This Good Fish Guide allows individuals to identify fish that are ‘caught using methods that minimise damage to marine wildlife and habitats’. Mankind’s voracious appetite for fish is depleting fish stocks globally due to unsustainable fishing practices, resulting in what can only be described as marine ecocide (the mass destruction of ecosystems). Unsustainable fishing practices are those that produce bycatch, which are marine creatures that are captured in the fishing process that are not intended for human consumption. Subsequently, these creatures are tossed overboard, most of which are dead or injured. WWF says that ‘bycatch is a conservation problem of staggering global and regional significance’ because it is:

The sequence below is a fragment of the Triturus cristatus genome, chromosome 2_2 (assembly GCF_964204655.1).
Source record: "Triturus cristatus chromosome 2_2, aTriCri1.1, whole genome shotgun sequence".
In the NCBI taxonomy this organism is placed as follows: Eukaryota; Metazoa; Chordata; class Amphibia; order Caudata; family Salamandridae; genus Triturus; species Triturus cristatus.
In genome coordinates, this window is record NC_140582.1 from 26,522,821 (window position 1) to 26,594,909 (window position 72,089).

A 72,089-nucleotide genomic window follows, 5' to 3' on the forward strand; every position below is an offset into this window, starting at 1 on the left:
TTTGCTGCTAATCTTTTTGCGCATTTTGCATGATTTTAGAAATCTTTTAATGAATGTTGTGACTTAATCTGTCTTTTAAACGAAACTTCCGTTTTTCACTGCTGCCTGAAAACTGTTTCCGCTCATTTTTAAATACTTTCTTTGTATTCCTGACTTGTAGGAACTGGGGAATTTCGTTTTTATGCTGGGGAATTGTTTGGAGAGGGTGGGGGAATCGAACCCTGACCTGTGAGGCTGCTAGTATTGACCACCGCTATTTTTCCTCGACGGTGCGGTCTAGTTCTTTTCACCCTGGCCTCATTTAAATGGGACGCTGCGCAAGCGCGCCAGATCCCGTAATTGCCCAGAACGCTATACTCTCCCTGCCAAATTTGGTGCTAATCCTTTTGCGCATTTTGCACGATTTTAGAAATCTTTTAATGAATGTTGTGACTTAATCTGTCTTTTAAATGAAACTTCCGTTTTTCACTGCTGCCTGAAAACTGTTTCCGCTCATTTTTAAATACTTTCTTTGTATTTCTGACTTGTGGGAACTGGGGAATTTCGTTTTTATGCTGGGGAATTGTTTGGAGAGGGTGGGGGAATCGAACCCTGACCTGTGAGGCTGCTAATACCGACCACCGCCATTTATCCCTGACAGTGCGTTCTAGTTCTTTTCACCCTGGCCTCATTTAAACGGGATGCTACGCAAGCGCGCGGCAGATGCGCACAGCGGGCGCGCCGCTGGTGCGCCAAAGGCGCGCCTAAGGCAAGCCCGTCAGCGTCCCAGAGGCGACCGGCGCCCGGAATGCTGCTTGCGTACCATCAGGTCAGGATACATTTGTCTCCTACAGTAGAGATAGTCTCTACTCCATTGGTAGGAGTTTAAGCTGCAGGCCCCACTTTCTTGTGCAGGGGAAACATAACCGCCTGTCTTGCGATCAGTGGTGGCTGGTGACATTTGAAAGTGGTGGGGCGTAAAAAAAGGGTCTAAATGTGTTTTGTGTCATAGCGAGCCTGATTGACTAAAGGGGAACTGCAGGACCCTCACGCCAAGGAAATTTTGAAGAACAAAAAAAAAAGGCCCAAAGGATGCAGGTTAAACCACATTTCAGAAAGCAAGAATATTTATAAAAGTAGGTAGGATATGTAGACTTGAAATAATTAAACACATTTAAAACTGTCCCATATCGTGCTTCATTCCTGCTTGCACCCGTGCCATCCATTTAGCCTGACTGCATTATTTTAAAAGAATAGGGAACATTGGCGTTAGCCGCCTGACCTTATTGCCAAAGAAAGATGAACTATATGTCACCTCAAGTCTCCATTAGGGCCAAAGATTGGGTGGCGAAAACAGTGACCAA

Fishing methods that produce high levels of bycatch include trawling and dredging, both of which involve scraping nets along the seabed floor, destroying complex communities of seabed creatures, leaving behind the equivalent of a wasteland.
The only fish and seafood that are rated 1 are mussels, native and Pacific oysters and tilapia (a fish). The website also gives you full details as to why they have been rated 1, e.g. ‘there are no chemicals produced in mussel farming [making it an environmentally friendly process]’.
N.B. Although I don’t personally eat fish or seafood, I think it is a good idea to consult the Good Fish Guide to see how your favourite fish fares, and as such I am recommending it on my blog.
Do you find the Good Fish Guide a useful source of information?
Did you know about the depletion of fish stocks worldwide?